A spiritual deprivation permeates throughout modern life. Originally, this decrepit order was limited to a materialistic upper-middle and upper-class, but with the proliferation of modern computing technology, it has extended into the depths of a socio-economically stratified society.
This spiritual bankruptcy is not literal — for instance, it is not evinced in the falling rates of religious practice, per se — rather, it is displayed through a plethora of emotional failings seen in modern human interaction. It is seen in the fall of sincerity. It is seen in the inability for us to communicate without an incessant need for cynical humor.
American author David Foster Wallace phrased it better than I ever could: “What passes for hip cynical transcendence of sentiment is really some kind of fear of being really human, since to be really human ... is probably to be unavoidably sentimental and naïve and goo-prone and generally pathetic.”
Equipped with irony and cynicism, people avoid genuine behavior and openness, and thus, evade all the failings that come with being a human being. That disconnective toolbox enables us to rise above the very stark, very real falterings of our imperfect selves.
This fear of ourselves is not without consequence — the unfortunate fact of the matter is that quite the opposite rings itself true. Without sincerely connecting to our peers, we miss out on a cornerstone of human life — the ability to forge real, meaningful connections. This most dangerously manifests itself into isolation, and perhaps this can be chalked up as a reason for the rising rates of depression our generation has been tasked to endure.
Ernest Hemingway pioneered aesthetic cynicism with his post-World War I masterpieces, most notably, I would argue, "A Farewell to Arms." Who could blame a generation deemed “lost” for holding a grudge against this collective, brief excursion into existence?
Hemingway originated the normalcy of cynicism, but sincerity was revived post-World War II. The '50s — though incredibly ugly in its underbelly — were a time when sincerity, no matter how hypocritical as its pervasiveness was, was the mainstream.
As silly as this may initially sound, sitcoms are a great indicator of how a society is currently conducting itself. Sitcoms are supposed to mirror — of course, not perfectly, as they are still a form of entertainment — the minutiae of the world they are airing in. In the '50s, when sincerity was the norm, shows like "I Love Lucy" and "Leave It to Beaver" were of popular consumption, and those shows were comedic without being ironic or generally mean-spirit. The characters connected with each other through their humor, rather than putting each other down with it.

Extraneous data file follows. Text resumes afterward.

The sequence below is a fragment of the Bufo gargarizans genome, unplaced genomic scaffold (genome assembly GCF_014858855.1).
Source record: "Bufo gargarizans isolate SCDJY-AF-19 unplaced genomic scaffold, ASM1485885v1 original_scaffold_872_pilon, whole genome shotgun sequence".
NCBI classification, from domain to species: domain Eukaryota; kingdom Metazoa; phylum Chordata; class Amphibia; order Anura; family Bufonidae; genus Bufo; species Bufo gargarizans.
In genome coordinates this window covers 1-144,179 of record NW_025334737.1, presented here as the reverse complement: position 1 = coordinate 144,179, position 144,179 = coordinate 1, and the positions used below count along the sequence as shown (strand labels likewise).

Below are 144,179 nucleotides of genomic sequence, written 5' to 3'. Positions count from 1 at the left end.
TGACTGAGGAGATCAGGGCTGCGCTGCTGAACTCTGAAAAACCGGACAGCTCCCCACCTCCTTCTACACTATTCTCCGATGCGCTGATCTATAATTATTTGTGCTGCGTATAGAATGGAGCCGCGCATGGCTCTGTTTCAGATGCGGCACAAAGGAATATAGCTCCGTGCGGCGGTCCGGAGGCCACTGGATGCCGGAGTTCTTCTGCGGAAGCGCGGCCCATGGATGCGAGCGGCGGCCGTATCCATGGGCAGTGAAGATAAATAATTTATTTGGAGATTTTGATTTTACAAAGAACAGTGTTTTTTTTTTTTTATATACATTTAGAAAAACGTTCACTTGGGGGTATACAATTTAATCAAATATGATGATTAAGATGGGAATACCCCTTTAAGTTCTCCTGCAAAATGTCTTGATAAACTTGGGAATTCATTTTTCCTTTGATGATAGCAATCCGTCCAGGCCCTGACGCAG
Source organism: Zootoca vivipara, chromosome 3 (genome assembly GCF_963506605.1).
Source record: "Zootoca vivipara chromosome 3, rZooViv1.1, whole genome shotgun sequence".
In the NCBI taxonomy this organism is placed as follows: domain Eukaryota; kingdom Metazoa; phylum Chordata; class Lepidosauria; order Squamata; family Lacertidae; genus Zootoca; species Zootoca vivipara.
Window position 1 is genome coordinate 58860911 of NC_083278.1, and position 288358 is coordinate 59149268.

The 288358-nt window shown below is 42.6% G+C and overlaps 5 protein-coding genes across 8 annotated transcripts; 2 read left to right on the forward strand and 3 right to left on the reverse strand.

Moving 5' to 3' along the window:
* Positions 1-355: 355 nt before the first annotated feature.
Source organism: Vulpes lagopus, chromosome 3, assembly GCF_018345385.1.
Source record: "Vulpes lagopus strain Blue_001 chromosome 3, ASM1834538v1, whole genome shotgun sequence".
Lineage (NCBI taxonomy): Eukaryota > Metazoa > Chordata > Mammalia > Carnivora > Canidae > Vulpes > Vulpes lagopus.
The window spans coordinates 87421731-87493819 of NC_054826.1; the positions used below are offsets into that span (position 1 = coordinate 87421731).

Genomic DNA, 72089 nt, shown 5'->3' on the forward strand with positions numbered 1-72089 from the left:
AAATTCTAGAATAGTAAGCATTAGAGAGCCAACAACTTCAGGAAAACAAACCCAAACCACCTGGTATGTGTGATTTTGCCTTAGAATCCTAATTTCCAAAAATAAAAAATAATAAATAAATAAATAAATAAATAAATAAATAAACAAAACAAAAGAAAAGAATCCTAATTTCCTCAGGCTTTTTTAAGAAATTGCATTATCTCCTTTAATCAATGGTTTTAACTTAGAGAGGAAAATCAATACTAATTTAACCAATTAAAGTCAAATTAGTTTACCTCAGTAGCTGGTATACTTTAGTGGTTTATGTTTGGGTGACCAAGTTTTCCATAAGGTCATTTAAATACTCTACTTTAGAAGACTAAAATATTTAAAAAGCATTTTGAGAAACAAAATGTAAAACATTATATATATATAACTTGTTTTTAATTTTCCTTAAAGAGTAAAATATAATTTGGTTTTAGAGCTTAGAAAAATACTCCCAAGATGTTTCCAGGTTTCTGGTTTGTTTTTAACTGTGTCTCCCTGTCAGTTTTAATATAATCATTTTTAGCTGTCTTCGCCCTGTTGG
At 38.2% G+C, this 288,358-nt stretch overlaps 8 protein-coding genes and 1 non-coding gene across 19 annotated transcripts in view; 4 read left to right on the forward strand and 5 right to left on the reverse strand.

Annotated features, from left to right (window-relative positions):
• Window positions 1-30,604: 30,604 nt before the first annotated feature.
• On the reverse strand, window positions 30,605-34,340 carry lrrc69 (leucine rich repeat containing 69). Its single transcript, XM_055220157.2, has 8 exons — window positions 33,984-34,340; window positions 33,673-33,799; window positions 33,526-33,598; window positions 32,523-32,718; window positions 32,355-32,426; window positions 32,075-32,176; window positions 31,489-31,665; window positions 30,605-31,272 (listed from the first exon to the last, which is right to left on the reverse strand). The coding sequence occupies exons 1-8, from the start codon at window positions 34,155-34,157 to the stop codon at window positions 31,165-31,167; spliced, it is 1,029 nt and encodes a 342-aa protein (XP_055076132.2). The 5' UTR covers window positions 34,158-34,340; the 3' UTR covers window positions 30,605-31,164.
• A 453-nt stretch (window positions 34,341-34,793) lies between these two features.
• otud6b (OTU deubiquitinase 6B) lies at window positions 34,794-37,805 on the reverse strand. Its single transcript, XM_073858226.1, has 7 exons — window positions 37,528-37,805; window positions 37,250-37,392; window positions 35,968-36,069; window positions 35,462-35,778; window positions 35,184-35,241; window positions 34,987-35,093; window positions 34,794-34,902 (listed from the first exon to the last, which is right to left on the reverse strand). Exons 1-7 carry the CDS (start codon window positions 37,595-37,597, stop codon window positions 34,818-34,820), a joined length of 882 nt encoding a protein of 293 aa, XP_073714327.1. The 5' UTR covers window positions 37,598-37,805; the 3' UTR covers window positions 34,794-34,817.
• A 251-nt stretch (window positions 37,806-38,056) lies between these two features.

Fast-forward to the '90s: "Seinfeld" and "Friends" dominate the airwaves. Both shows — despite their legitimate humor — are supremely mean-spirited. The focus of both shows are groups of friends and despite this, the characters are constantly putting each other down for a quip. That is not a complaint about either "Seinfeld" or "Friends," but a complaint about the society they mirror.
What happened between the '50s and '90s that made everybody so ironic, so cynical and so mean-spirited? Why, during that period, did we turn more bitter? Why did we renounce sincerity?
As affirmed in the opening paragraph — rampant, unchecked technological progress.
Technology itself — mainly computing technology — has been known to restrict self-reflection and effectively harm mental health in the process.
Psychological expert Sherry Turkle outlines this well in her work "Alone Together: Why We Expect More from Technology and Less from Each Other," where she writes: "Today’s adolescents have no less need than those of previous generations to learn empathic skills, to think about their values … But technology, put in the service of always-on communication and telegraphic speed and brevity, has changed the rules of engagement with all of this. When is downtime, when is stillness?
This lack of self reflection — exclusive to modernity — disallows us from truly finding out who we are. People are not in touch with their authentic side and resultantly resort to irony as their predominant method of communication.
Now onto the “progress” bit: Prior to the Industrial Revolution — and, in a more pronounced manner, prior to the computing technology revolution of the '80s, '90s and onward — things changed subtly from generation to generation. You grew up in the same world as your parents, who grew up in the same world as their parents, who grew up in the same world as their parents and so on and so forth.
The world is now an ever-morphing entity, one that changes year to year, month to month, week to week and day to day. It is not the still, inelastic world that we evolved to live in but a variable exercise in chaos. There is an aching sense of powerlessness that comes with this which further alienates ourselves from ourselves.
This is only going to worsen as technology continues to proliferate and grow at an even more rapid pace. I, as a 19 year old in university, can see a major difference in how my elders — who were not as harshly subject to rapid technological growth — and my peers communicate. While my elders are still less sincere than their elders, they are more-so than the younger generation, who seem unable to communicate without some half-witted quip baked in.
It is not all doom and gloom. I do have hope that we will wake up to the damage of our ironic ways. The requirement for that would be a widespread recognition of technology’s widespread consequences.
Jake McGowan is the Opinions editor for The Daily Targum.
*Columns, cartoons and letters do not necessarily reflect the views of the Targum Publishing Company or its staff.
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